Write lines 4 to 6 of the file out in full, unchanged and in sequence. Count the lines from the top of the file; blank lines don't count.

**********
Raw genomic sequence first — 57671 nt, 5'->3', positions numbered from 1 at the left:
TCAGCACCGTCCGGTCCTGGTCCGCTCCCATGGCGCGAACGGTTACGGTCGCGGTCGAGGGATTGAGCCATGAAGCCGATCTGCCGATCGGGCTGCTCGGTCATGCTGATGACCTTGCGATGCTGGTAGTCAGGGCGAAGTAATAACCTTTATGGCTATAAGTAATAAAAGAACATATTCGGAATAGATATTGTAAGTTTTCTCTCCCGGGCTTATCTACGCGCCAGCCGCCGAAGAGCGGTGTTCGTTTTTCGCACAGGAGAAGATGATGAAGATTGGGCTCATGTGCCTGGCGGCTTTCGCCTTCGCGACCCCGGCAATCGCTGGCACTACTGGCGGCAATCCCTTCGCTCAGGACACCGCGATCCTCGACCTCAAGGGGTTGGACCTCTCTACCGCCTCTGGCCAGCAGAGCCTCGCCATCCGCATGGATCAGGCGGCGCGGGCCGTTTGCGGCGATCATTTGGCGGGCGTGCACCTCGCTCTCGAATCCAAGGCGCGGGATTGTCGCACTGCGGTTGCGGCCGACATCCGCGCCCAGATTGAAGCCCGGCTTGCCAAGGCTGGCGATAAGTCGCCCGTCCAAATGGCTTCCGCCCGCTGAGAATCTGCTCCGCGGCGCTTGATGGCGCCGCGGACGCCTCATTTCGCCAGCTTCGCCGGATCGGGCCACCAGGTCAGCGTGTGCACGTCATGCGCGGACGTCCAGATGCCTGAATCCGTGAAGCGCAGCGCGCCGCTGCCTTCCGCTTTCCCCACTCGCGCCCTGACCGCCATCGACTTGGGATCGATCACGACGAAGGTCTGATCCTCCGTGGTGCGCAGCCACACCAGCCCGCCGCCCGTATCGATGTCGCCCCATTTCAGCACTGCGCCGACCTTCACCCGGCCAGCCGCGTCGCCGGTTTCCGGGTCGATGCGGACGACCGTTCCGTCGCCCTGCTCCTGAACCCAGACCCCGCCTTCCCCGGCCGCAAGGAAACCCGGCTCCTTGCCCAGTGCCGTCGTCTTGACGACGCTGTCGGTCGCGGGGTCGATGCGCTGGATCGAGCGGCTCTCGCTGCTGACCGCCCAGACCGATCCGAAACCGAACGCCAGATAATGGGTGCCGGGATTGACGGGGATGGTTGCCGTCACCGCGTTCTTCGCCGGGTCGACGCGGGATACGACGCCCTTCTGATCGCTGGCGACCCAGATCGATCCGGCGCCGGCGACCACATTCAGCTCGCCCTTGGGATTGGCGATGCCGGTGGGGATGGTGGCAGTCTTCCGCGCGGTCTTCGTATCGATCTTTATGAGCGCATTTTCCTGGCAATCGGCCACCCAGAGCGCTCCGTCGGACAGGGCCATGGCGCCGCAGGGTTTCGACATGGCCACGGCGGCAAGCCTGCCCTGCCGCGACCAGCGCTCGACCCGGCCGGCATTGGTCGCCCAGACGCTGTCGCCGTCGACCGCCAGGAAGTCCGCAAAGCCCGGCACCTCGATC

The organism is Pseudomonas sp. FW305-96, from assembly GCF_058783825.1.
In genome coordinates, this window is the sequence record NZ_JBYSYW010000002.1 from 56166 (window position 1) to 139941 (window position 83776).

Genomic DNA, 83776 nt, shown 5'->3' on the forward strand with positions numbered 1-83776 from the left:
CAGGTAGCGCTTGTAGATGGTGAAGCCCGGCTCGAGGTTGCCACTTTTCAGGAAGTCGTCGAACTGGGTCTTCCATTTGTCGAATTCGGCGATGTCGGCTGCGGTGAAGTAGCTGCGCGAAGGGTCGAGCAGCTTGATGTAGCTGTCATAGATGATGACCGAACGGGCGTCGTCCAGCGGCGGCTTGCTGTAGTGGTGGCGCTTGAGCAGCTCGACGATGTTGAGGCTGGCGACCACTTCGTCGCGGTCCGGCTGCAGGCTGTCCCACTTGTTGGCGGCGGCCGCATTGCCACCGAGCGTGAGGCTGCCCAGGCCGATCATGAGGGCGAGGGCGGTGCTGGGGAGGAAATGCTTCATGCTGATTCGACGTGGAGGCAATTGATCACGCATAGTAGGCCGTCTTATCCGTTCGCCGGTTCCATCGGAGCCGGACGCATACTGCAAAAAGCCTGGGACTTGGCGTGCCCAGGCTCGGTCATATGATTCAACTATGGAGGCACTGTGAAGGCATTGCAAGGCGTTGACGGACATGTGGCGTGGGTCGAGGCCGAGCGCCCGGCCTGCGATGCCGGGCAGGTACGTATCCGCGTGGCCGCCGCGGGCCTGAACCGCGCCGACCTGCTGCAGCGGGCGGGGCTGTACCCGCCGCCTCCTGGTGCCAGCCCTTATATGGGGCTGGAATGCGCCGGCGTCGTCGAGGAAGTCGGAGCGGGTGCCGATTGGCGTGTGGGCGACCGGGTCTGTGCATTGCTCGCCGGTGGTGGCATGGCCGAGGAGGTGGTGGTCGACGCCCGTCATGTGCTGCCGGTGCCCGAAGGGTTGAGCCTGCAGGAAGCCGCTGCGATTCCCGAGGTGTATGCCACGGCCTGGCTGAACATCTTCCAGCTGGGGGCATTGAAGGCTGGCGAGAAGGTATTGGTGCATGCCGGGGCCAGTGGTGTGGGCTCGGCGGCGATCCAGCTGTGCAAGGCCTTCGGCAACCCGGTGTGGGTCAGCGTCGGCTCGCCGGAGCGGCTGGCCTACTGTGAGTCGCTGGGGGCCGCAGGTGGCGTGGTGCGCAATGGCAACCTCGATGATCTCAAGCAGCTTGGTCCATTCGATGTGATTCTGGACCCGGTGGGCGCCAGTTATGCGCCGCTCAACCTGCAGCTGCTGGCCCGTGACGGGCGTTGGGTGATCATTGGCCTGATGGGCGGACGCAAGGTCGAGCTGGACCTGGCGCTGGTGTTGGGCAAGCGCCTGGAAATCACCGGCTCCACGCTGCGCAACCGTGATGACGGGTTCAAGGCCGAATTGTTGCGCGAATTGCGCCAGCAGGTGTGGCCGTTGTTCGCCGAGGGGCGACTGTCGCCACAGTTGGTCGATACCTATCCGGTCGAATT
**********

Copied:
In genome coordinates, this window is the sequence record NZ_JBYSYW010000002.1 from 56166 (window position 1) to 139941 (window position 83776).

Genomic DNA, 83776 nt, shown 5'->3' on the forward strand with positions numbered 1-83776 from the left:
CAGGTAGCGCTTGTAGATGGTGAAGCCCGGCTCGAGGTTGCCACTTTTCAGGAAGTCGTCGAACTGGGTCTTCCATTTGTCGAATTCGGCGATGTCGGCTGCGGTGAAGTAGCTGCGCGAAGGGTCGAGCAGCTTGATGTAGCTGTCATAGATGATGACCGAACGGGCGTCGTCCAGCGGCGGCTTGCTGTAGTGGTGGCGCTTGAGCAGCTCGACGATGTTGAGGCTGGCGACCACTTCGTCGCGGTCCGGCTGCAGGCTGTCCCACTTGTTGGCGGCGGCCGCATTGCCACCGAGCGTGAGGCTGCCCAGGCCGATCATGAGGGCGAGGGCGGTGCTGGGGAGGAAATGCTTCATGCTGATTCGACGTGGAGGCAATTGATCACGCATAGTAGGCCGTCTTATCCGTTCGCCGGTTCCATCGGAGCCGGACGCATACTGCAAAAAGCCTGGGACTTGGCGTGCCCAGGCTCGGTCATATGATTCAACTATGGAGGCACTGTGAAGGCATTGCAAGGCGTTGACGGACATGTGGCGTGGGTCGAGGCCGAGCGCCCGGCCTGCGATGCCGGGCAGGTACGTATCCGCGTGGCCGCCGCGGGCCTGAACCGCGCCGACCTGCTGCAGCGGGCGGGGCTGTACCCGCCGCCTCCTGGTGCCAGCCCTTATATGGGGCTGGAATGCGCCGGCGTCGTCGAGGAAGTCGGAGCGGGTGCCGATTGGCGTGTGGGCGACCGGGTCTGTGCATTGCTCGCCGGTGGTGGCATGGCCGAGGAGGTGGTGGTCGACGCCCGTCATGTGCTGCCGGTGCCCGAAGGGTTGAGCCTGCAGGAAGCCGCTGCGATTCCCGAGGTGTATGCCACGGCCTGGCTGAACATCTTCCAGCTGGGGGCATTGAAGGCTGGCGAGAAGGTATTGGTGCATGCCGGGGCCAGTGGTGTGGGCTCGGCGGCGATCCAGCTGTGCAAGGCCTTCGGCAACCCGGTGTGGGTCAGCGTCGGCTCGCCGGAGCGGCTGGCCTACTGTGAGTCGCTGGGGGCCGCAGGTGGCGTGGTGCGCAATGGCAACCTCGATGATCTCAAGCAGCTTGGTCCATTCGATGTGATTCTGGACCCGGTGGGCGCCAGTTATGCGCCGCTCAACCTGCAGCTGCTGGCCCGTGACGGGCGTTGGGTGATCATTGGCCTGATGGGCGGACGCAAGGTCGAGCTGGACCTGGCGCTGGTGTTGGGCAAGCGCCTGGAAATCACCGGCTCCACGCTGCGCAACCGTGATGACGGGTTCAAGGCCGAATTGTTGCGCGAATTGCGCCAGCAGGTGTGGCCGTTGTTCGCCGAGGGGCGACTGTCGCCACAGTTGGTCGATACCTATCCGGTCGAATT